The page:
Sexual Problems in Women - Topic Overview
A sexual problem is something that keeps sex from being satisfying or positive.
Most women have symptoms of a sexual problem at one time or another.
For some women, the symptoms are ongoing. But your symptoms are only a sexual
problem if they bother you or cause problems in your relationship.
There is no "normal" level of
sexual response because it's different for every
woman. You may also find that what is normal at one stage of your life changes
at another stage. For example, it's common for an exhausted mother of a
baby to have little interest in sex. And it's common for both women and men to
have lower sex drives as they age.
Female sexuality is complicated. At its core is a need for closeness and
intimacy. Women also have physical needs. When there is a problem in either the
emotional or physical part of your life, you can have sexual problems.
Some common causes include:
- Emotional causes, such as
stress, relationship problems, depression or anxiety,
a memory of sexual abuse or rape, and unhappiness with your body.
- Physical causes, such as hormone problems, pain from an injury or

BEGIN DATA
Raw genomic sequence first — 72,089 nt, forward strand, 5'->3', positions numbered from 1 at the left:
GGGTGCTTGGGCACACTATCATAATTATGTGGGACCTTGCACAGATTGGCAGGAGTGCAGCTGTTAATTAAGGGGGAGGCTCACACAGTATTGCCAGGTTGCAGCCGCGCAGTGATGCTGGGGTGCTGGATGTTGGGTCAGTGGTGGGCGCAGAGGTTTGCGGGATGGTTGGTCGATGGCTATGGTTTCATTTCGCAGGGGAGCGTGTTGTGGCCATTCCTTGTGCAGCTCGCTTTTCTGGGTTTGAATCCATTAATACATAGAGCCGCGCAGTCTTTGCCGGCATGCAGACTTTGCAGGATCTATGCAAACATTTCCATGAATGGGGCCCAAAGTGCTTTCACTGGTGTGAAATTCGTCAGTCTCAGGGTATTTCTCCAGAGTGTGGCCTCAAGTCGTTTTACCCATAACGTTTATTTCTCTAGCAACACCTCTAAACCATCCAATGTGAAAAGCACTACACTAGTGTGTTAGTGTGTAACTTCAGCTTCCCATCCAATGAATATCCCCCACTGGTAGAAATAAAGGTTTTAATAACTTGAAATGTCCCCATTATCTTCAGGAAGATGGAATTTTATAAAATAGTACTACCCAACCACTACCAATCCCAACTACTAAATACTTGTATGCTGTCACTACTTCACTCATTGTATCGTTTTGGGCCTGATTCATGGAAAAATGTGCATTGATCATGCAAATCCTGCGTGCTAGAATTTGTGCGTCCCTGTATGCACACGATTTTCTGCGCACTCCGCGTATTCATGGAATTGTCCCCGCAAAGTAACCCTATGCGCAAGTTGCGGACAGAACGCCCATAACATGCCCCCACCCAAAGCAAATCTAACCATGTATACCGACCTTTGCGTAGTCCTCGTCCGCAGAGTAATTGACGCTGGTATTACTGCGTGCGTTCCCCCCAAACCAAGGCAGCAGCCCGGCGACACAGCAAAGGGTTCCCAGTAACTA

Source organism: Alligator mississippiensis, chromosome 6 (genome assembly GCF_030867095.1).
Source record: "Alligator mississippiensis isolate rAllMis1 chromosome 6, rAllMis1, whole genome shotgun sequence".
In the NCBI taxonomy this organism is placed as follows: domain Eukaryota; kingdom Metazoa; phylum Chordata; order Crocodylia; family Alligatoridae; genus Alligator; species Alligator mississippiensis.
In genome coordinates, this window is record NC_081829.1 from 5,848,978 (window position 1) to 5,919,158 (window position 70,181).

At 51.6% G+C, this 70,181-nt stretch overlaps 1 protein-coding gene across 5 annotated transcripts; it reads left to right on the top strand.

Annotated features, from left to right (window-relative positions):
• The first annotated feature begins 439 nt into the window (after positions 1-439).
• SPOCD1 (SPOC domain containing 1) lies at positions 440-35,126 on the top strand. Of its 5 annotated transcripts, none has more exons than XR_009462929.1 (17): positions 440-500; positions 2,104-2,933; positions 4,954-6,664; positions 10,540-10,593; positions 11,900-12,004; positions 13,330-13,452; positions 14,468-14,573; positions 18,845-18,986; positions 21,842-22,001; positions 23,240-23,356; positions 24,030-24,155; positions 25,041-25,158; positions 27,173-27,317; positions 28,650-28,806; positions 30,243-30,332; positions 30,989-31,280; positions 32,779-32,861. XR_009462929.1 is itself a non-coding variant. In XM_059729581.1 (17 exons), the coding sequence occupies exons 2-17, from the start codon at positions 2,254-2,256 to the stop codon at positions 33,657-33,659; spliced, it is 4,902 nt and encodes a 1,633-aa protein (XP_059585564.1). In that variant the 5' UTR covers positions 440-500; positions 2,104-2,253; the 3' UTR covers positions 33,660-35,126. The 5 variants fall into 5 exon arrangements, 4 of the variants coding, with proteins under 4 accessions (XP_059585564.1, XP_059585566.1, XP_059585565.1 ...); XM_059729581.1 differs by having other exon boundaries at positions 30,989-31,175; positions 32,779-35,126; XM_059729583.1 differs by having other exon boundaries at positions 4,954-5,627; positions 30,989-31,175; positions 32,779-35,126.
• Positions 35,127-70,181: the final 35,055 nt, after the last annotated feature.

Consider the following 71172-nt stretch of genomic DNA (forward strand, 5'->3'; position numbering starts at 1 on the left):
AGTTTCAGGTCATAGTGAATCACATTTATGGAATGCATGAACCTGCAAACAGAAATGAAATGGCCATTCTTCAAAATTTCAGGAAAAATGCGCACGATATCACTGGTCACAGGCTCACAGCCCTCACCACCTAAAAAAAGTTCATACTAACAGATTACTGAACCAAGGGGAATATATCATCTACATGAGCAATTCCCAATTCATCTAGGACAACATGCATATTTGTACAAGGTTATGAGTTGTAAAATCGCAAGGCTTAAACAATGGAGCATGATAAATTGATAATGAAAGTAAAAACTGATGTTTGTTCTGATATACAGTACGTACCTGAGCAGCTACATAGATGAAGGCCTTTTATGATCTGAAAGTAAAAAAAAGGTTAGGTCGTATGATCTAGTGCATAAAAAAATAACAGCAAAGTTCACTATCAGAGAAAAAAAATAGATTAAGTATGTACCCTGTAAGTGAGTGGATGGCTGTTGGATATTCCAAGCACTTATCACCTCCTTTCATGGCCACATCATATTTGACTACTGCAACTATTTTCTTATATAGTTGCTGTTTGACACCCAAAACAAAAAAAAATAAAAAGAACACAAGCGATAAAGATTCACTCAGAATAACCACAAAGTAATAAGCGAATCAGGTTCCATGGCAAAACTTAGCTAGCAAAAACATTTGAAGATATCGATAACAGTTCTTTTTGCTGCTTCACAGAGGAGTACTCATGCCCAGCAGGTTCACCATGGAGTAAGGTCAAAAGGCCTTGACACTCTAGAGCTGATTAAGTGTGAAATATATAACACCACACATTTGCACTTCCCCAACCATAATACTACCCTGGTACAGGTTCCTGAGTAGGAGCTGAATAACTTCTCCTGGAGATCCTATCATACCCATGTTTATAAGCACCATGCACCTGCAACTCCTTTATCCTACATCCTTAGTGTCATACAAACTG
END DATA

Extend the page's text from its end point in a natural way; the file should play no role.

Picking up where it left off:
other problem, and certain conditions such as
- Aging, which can cause changes in the vagina, such as dryness.
- Taking certain medicines. Some medicines for depression, blood pressure, and diabetes may cause sexual problems.
Symptoms of sexual problems can
- Having less desire for sex.
- Having trouble feeling aroused.
- Not being able to
have an orgasm.
- Having pain during sex.
You may notice a change in desire or sexual
satisfaction. When this happens, it helps to look at what is and isn't working
in your body and in your life. For example:
- Are you ill, or do you take a medicine that
can lower your sexual desire or response?
- Are you stressed or
often very tired?
- Do you have a caring, respectful connection with
- Do you and your partner have the time and privacy to
- Do you have painful memories about sex or
Your doctor can help you decide what to do. He or she
will ask questions, do a physical exam, and talk to you about possible causes.
It can be hard or embarrassing to talk to your doctor about this. Sometimes it helps to write out what you want to say
before you go. For example, you could say something like, "For the past few months,
I haven't enjoyed sex as much as I used to." Or you could say, "Ever since I
started taking that medicine, I haven't felt like having sex."